For Nichols, "There have been loads of highlights. One of the coolest things ever was filming and skating the Big Pipe in Australia way out in the Snowy Mountains [ a segement during the filming of "Tent City" where the team skates a gigantic full-pipe]. We had to drive for hours, then hike down to the pipe, camp out next to the pipe, get up at the crack of dawn and start cleaning the pipe. It took hours to clean it out and dam up the water. Then, seeing Peter Hewitt, Tony Trujillo, Steven Bailey, John Cardiel and the rest of the crew pop up and start skating the thing and feeling the vibe getting heavier and heavier until people were skating one of the hugest pipes in the world as well as anyone will probably ever skate something like that, It was amazing. I remember we were walking out of there, everyone was so stoked and Rick and I had our fingers crossed that the film would come out and not be under exposed. When we finally got the reels back a couple weeks later and we watched it, we couldn't believe how rad it looked."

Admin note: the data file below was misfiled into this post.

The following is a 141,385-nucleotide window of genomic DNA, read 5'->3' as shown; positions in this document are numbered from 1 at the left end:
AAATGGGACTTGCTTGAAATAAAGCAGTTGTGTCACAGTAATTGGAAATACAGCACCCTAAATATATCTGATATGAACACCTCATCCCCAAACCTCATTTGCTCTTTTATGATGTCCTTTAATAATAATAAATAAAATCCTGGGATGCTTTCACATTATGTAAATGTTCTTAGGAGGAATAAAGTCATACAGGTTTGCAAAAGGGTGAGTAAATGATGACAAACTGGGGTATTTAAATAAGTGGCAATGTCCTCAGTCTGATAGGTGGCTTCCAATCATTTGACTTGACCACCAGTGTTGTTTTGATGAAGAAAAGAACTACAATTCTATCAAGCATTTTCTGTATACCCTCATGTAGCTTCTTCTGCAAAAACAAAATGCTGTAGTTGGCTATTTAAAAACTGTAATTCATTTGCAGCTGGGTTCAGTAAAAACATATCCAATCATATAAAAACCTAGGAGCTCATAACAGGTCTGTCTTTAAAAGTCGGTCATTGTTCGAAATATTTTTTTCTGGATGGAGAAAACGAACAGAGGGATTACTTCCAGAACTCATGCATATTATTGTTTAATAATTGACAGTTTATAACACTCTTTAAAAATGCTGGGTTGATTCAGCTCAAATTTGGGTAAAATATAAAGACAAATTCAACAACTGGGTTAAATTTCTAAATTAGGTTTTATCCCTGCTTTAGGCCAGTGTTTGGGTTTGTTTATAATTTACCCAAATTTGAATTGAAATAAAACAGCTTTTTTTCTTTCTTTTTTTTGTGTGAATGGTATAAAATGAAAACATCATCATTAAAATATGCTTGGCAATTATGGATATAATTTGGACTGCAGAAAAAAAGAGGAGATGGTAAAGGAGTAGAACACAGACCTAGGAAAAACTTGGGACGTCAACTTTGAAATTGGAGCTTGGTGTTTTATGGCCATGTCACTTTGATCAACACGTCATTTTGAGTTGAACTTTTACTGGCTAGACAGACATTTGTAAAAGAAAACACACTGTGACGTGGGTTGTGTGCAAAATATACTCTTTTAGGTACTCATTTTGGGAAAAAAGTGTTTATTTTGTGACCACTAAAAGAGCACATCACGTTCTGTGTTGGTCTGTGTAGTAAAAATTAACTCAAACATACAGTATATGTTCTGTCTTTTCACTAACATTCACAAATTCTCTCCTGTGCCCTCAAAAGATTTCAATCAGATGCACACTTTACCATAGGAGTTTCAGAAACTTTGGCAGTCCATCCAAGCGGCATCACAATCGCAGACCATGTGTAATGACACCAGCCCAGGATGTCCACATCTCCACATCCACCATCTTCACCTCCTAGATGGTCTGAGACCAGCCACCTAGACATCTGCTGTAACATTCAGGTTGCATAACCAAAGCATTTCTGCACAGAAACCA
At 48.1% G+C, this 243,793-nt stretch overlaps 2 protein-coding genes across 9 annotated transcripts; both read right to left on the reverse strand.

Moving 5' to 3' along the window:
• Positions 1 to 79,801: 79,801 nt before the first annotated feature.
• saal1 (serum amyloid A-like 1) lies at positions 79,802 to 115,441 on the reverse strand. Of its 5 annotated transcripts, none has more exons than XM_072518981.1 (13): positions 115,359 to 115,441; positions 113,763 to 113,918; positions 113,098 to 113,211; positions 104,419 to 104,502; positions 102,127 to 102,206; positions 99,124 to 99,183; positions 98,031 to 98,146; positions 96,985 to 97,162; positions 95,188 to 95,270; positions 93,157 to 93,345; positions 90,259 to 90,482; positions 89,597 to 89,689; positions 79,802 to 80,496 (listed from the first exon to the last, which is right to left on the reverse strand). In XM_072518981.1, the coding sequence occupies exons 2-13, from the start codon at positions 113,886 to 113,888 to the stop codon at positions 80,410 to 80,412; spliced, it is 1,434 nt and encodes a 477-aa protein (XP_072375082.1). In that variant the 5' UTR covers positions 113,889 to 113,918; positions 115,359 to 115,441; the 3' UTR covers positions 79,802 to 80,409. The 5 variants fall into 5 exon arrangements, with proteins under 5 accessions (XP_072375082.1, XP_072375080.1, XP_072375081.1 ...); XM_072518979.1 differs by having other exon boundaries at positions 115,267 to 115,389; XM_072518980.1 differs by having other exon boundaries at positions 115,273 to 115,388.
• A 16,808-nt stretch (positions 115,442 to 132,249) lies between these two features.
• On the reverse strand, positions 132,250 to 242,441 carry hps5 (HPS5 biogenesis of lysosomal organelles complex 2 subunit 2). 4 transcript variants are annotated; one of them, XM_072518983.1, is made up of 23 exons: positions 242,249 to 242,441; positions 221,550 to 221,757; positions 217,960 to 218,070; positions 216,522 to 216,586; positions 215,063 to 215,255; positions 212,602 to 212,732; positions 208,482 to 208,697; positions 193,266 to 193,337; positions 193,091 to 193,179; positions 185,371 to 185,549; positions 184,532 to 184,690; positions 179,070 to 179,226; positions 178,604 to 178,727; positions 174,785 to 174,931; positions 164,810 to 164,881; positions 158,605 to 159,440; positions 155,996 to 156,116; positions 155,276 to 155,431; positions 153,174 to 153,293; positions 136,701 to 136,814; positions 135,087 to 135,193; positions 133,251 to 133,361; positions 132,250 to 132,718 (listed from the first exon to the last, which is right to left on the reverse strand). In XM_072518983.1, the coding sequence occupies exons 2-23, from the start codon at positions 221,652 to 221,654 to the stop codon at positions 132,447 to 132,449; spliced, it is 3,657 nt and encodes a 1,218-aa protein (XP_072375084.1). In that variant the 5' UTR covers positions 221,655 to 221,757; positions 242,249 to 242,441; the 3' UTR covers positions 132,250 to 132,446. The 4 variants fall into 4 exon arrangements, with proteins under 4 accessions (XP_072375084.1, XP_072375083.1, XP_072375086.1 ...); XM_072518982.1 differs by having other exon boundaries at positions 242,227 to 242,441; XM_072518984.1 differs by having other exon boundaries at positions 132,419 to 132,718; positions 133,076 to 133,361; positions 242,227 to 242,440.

With their body of work, it's hard to imagine that Nichols and Charnoski ever had any self-doubt but I can say that I was a bit concerned for their well-being and success when I heard they were going to take on the daunting task of making, "Deathbowl to Downtown," a documentary about New York City's long, rich skateboarding history. Everyone in New York has an intense opinion about just about everything from pizza spots to Smith grinds. I would not want to be the one to have to make sense out of the varied stories of who did what, when and first. But Nichols and Charnoski pulled it off and did a great job. At least from an outsider's point of view.